Your average D&D world is insanely dangerous and frankly inimical to life and civilization, and I've never really seen that addressed in city and campaign design. Most guys just draw up a faux-medieval Europe and lay monsters over it pretty much at random, like a projector sheet on a slide, with no thought about the dynamics they're putting into play. Frustrating.

Seems to me that the closer the city is to a dangerous wilderness, the more militarized and fort-like it has to be just to survive, and lonely villages and inns and peaceful shires the like are only feasible in lawful, peaceful, "cleaned out" and strongly protected territories.

Just my two cents on a personal point of annoyance.

Chris said...

Most guys just draw up a faux-medieval Europe...

Bigby mate, you do realise that medieval Europe was essentially a militarised society with massively redundant defences in depth, right? Castles every 10-15 miles (in Western Europe at least), every city walled or built on a hill, city states hiding in lagoons, island fortresses and habitable bridges, etc; these things don't crop up in peaceful, orderly societies.

Medieval Europe or frontier-era America are all good starting points for D&D societies. Then you add the 'magical' elements on top.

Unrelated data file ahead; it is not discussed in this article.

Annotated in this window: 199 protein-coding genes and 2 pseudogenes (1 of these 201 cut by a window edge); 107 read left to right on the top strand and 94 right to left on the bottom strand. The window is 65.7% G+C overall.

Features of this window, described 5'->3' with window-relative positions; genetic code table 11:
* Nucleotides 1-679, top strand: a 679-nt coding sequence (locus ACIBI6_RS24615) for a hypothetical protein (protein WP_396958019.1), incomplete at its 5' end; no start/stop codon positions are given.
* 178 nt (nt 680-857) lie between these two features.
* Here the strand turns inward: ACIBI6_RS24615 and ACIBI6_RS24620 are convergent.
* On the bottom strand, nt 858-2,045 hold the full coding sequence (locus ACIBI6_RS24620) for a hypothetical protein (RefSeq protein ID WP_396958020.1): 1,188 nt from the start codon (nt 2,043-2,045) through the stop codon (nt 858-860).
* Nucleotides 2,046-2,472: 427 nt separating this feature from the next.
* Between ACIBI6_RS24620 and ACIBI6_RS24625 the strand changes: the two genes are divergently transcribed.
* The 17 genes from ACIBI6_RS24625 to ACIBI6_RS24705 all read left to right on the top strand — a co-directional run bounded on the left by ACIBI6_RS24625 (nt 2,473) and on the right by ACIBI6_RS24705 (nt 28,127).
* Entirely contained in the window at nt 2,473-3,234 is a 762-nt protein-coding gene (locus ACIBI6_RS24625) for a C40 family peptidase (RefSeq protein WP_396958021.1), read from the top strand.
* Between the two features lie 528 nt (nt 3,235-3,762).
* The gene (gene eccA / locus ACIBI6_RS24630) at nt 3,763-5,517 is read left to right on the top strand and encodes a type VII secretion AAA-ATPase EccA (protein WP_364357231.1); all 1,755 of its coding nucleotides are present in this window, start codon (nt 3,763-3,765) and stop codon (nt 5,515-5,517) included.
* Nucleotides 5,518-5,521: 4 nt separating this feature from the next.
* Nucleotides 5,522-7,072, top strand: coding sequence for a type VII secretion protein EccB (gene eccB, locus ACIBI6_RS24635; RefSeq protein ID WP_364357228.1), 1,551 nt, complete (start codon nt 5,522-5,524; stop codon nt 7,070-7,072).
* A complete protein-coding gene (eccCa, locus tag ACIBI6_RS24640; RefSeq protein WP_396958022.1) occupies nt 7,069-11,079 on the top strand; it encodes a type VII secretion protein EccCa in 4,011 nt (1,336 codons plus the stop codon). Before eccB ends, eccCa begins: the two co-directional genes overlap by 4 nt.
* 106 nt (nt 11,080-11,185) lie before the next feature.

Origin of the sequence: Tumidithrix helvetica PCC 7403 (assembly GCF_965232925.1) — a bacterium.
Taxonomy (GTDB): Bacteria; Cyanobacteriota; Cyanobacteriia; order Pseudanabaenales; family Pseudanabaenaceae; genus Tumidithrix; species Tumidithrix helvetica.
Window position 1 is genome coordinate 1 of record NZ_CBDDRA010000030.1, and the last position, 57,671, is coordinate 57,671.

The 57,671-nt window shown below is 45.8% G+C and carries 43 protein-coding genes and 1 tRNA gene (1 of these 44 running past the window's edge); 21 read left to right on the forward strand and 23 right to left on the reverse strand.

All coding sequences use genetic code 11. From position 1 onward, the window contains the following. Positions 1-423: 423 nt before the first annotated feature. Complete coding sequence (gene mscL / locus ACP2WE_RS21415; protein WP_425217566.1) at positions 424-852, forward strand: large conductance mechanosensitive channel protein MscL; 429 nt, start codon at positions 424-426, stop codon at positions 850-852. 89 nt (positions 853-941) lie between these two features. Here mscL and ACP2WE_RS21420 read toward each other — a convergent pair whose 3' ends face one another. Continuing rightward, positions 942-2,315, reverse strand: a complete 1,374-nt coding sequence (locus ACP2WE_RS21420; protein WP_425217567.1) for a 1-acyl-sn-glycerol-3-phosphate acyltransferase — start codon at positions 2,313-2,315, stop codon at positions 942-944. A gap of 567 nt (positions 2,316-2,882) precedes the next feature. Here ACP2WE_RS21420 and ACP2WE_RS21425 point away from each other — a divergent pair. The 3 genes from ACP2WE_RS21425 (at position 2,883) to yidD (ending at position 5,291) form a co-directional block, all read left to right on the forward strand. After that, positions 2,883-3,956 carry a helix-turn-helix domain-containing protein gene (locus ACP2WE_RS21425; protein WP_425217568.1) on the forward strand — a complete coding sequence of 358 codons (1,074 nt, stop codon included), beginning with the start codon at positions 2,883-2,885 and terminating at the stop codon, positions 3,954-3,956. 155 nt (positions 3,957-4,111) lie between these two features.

trollsmyth said...

Chris and Bigby's Left Hand: Chris is absolutely right... for certain definitions of medieval. If you're talking 9th through 13th centuries, absolutely, and even more so if you go back into the Dark Ages. But Gygax himself was more interested in later, more Renaissance periods, with their cornucopia of pole arms and articulated plate armours.

Even worse, BLH is absolutely right to append the "faux". No matter the trappings, most "common people" in fantasy RPG settings have the outlook and attitudes of modern Western suburbanites. None of us worry that strangers in our neighborhood are advanced scouts of an invading army, or that a sail on the horizon heralds the arrival of raiders bent on murder and looting. Readers in Southeast Asia or the Middle East may have a better feel for such things (I occasionally get hits from Singapore, Tel Aviv, and Kuwait), but for the rest of us, such thoughts are utterly alien, and so they are utterly alien as well to the citizens of our sleepy pastoral villages. Most of us can't imagine trying to get on with our daily lives if we knew there might possibly be marauding orcs within two-days march from our homes, and yet the truth is, such assumptions of peace and tranquility are the exception, and not the rule, for most of human history.

Living in such a world didn't mean people were always hunkered down, afraid to go outdoors or out of sight of city walls. But it certainly did mean they took such concerns far more seriously than we do. I try to build my worlds accordingly, but I'm a history geek, and I love delving into that sort of stuff.

Bigby's Left Hand said...

@Chris

Yeah, but: nothing out of the Monster Manual, and no spells, wands, magic swords, and etc.

Not that it matters, but it sure is fun to complain about.